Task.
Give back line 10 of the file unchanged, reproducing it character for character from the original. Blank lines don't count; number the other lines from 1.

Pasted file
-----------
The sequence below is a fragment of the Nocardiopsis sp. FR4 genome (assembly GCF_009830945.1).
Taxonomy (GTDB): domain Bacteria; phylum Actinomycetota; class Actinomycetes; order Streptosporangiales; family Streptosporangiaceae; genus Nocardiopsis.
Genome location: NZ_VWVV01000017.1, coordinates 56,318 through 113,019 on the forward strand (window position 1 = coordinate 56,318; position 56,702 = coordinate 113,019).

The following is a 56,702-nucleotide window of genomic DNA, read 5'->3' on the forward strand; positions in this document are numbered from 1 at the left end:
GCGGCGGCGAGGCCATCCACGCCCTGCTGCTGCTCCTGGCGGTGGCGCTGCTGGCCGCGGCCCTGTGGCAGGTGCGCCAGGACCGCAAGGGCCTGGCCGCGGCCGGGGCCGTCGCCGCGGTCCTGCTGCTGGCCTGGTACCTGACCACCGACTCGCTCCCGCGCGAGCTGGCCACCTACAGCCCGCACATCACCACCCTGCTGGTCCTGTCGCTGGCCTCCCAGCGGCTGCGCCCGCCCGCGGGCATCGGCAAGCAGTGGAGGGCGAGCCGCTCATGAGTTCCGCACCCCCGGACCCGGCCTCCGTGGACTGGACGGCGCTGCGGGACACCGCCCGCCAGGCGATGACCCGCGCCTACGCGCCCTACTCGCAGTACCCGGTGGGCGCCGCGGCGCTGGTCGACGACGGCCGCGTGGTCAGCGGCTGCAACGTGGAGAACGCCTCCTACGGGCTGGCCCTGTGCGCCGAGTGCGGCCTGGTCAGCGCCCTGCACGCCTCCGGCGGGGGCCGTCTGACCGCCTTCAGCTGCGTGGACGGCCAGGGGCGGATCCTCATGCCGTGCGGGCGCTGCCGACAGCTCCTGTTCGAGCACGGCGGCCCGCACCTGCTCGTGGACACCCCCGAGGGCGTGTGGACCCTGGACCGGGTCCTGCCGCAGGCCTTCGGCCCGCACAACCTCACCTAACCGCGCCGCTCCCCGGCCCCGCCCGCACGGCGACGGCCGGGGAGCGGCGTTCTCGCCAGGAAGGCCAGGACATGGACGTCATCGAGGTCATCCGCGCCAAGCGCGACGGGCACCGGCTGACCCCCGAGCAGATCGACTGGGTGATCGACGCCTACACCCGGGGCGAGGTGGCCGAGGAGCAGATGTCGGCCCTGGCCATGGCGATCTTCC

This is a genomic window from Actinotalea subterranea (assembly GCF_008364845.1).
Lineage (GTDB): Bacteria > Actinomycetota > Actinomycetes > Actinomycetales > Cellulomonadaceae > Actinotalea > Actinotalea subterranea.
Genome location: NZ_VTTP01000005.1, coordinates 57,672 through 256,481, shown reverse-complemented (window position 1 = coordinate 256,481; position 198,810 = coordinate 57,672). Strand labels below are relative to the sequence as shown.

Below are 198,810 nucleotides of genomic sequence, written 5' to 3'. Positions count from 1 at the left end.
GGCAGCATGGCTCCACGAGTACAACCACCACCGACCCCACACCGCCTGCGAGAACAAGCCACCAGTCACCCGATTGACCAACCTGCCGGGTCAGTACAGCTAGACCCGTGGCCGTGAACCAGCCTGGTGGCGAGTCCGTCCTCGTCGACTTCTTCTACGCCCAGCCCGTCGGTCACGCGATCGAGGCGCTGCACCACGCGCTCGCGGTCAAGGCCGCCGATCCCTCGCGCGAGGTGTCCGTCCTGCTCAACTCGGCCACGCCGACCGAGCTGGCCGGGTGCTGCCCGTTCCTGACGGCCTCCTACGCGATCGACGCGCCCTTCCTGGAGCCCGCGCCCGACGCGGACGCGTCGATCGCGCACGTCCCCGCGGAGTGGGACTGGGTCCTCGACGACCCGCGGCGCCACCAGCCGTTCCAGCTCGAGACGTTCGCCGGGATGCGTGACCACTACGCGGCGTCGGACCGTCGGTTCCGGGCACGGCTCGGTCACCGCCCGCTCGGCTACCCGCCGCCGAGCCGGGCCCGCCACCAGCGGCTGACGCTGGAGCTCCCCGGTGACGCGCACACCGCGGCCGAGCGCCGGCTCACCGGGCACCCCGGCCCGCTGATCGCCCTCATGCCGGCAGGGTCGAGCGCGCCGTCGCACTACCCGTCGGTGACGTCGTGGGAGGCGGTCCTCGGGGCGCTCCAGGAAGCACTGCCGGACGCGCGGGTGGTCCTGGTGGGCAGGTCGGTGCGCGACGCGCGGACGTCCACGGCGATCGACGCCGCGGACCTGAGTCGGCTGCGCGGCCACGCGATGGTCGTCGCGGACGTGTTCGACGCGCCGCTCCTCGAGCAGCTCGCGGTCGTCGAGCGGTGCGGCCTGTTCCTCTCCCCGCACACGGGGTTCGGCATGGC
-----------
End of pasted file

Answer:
GGCAGCATGGCTCCACGAGTACAACCACCACCGACCCCACACCGCCTGCGAGAACAAGCCACCAGTCACCCGATTGACCAACCTGCCGGGTCAGTACAGCTAGACCCGTGGCCGTGAACCAGCCTGGTGGCGAGTCCGTCCTCGTCGACTTCTTCTACGCCCAGCCCGTCGGTCACGCGATCGAGGCGCTGCACCACGCGCTCGCGGTCAAGGCCGCCGATCCCTCGCGCGAGGTGTCCGTCCTGCTCAACTCGGCCACGCCGACCGAGCTGGCCGGGTGCTGCCCGTTCCTGACGGCCTCCTACGCGATCGACGCGCCCTTCCTGGAGCCCGCGCCCGACGCGGACGCGTCGATCGCGCACGTCCCCGCGGAGTGGGACTGGGTCCTCGACGACCCGCGGCGCCACCAGCCGTTCCAGCTCGAGACGTTCGCCGGGATGCGTGACCACTACGCGGCGTCGGACCGTCGGTTCCGGGCACGGCTCGGTCACCGCCCGCTCGGCTACCCGCCGCCGAGCCGGGCCCGCCACCAGCGGCTGACGCTGGAGCTCCCCGGTGACGCGCACACCGCGGCCGAGCGCCGGCTCACCGGGCACCCCGGCCCGCTGATCGCCCTCATGCCGGCAGGGTCGAGCGCGCCGTCGCACTACCCGTCGGTGACGTCGTGGGAGGCGGTCCTCGGGGCGCTCCAGGAAGCACTGCCGGACGCGCGGGTGGTCCTGGTGGGCAGGTCGGTGCGCGACGCGCGGACGTCCACGGCGATCGACGCCGCGGACCTGAGTCGGCTGCGCGGCCACGCGATGGTCGTCGCGGACGTGTTCGACGCGCCGCTCCTCGAGCAGCTCGCGGTCGTCGAGCGGTGCGGCCTGTTCCTCTCCCCGCACACGGGGTTCGGCATGGC